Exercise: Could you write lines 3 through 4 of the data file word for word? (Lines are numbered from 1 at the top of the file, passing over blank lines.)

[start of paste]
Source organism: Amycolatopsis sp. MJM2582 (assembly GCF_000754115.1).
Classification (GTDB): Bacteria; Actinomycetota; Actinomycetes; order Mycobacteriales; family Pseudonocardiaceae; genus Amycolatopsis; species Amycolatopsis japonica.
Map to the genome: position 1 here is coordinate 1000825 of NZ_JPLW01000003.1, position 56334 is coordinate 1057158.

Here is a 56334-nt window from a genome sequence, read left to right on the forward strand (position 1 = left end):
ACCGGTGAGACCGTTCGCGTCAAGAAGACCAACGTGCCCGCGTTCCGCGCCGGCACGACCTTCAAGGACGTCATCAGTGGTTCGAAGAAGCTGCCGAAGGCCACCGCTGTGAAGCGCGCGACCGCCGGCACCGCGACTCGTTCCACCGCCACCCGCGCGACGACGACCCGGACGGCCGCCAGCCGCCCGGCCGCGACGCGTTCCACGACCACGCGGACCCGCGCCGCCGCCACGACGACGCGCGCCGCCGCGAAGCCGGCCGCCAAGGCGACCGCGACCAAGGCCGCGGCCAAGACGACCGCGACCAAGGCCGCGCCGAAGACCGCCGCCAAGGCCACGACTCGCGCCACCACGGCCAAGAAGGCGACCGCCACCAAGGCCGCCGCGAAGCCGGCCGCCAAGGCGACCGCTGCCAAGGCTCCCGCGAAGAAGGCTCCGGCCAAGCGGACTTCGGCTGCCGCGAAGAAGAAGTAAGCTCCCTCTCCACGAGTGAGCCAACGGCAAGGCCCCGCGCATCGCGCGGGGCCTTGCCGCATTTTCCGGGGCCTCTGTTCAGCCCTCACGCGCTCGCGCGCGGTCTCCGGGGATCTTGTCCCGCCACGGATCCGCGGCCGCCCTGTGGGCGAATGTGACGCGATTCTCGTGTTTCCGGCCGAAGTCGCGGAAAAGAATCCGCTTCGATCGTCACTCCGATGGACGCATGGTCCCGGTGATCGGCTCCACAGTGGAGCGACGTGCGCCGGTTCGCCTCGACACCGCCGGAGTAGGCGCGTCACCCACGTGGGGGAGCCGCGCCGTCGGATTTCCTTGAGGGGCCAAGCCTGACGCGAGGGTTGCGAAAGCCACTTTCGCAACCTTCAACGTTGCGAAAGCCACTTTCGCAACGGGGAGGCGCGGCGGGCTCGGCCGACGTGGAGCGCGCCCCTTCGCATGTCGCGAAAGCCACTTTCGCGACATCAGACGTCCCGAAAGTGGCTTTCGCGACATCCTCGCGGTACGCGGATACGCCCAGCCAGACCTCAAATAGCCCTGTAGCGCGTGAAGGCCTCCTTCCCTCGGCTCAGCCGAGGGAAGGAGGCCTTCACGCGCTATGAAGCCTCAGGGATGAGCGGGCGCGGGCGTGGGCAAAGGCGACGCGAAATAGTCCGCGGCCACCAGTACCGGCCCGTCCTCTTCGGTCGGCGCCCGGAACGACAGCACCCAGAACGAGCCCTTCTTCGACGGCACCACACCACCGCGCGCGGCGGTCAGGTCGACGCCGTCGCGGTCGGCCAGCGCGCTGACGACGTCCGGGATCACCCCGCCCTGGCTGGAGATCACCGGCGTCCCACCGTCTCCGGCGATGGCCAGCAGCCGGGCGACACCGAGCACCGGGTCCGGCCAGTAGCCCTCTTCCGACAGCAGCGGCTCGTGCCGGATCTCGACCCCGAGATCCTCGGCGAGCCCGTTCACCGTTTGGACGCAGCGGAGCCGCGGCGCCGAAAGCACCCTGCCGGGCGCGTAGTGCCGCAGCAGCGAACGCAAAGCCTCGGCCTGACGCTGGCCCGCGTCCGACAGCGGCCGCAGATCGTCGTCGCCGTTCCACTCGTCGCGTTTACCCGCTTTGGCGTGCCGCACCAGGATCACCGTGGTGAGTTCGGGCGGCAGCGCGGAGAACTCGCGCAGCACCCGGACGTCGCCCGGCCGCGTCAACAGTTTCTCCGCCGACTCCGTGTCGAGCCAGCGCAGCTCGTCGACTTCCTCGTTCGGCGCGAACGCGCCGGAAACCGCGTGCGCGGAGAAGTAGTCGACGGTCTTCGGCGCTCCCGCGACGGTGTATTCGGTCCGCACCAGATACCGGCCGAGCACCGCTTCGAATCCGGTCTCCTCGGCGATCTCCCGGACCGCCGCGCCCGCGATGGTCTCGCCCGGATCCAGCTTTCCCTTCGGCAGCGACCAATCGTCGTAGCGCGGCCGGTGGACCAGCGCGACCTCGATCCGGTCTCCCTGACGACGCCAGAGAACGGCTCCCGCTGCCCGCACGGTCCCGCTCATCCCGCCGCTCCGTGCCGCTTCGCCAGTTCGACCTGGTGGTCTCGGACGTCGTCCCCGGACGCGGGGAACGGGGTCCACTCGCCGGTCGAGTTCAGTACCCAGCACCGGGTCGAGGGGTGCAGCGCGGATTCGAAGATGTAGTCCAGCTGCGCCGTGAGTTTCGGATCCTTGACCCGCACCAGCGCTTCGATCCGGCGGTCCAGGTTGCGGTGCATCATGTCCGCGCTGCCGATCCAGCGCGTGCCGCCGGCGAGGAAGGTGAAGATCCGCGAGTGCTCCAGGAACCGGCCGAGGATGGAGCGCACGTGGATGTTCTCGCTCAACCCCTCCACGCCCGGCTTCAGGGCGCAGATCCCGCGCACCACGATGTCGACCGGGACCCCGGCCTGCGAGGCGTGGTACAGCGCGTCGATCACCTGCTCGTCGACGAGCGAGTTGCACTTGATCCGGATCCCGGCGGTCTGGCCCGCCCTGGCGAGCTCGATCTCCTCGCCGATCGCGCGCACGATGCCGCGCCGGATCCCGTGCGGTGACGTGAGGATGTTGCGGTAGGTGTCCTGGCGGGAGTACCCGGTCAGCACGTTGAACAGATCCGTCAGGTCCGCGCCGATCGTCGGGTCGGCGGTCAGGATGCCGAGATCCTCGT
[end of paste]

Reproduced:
Map to the genome: position 1 here is coordinate 1000825 of NZ_JPLW01000003.1, position 56334 is coordinate 1057158.

Here is a 56334-nt window from a genome sequence, read left to right on the forward strand (position 1 = left end):